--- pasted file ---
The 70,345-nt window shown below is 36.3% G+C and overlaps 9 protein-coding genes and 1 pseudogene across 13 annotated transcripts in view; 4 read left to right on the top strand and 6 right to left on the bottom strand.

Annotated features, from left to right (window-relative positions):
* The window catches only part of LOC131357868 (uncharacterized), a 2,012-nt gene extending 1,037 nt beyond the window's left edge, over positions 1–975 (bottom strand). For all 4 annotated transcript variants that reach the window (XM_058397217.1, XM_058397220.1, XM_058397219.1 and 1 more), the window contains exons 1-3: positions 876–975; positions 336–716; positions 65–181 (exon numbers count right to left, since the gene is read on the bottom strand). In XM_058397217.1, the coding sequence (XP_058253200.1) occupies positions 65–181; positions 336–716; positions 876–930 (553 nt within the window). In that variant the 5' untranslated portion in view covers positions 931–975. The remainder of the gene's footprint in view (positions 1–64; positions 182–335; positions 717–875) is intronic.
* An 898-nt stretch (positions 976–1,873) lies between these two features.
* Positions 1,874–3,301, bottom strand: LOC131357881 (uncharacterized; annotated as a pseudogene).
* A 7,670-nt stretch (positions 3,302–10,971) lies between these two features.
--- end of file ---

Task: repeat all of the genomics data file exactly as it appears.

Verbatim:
The 70,345-nt window shown below is 36.3% G+C and overlaps 9 protein-coding genes and 1 pseudogene across 13 annotated transcripts in view; 4 read left to right on the top strand and 6 right to left on the bottom strand.

Annotated features, from left to right (window-relative positions):
* The window catches only part of LOC131357868 (uncharacterized), a 2,012-nt gene extending 1,037 nt beyond the window's left edge, over positions 1–975 (bottom strand). For all 4 annotated transcript variants that reach the window (XM_058397217.1, XM_058397220.1, XM_058397219.1 and 1 more), the window contains exons 1-3: positions 876–975; positions 336–716; positions 65–181 (exon numbers count right to left, since the gene is read on the bottom strand). In XM_058397217.1, the coding sequence (XP_058253200.1) occupies positions 65–181; positions 336–716; positions 876–930 (553 nt within the window). In that variant the 5' untranslated portion in view covers positions 931–975. The remainder of the gene's footprint in view (positions 1–64; positions 182–335; positions 717–875) is intronic.
* An 898-nt stretch (positions 976–1,873) lies between these two features.
* Positions 1,874–3,301, bottom strand: LOC131357881 (uncharacterized; annotated as a pseudogene).
* A 7,670-nt stretch (positions 3,302–10,971) lies between these two features.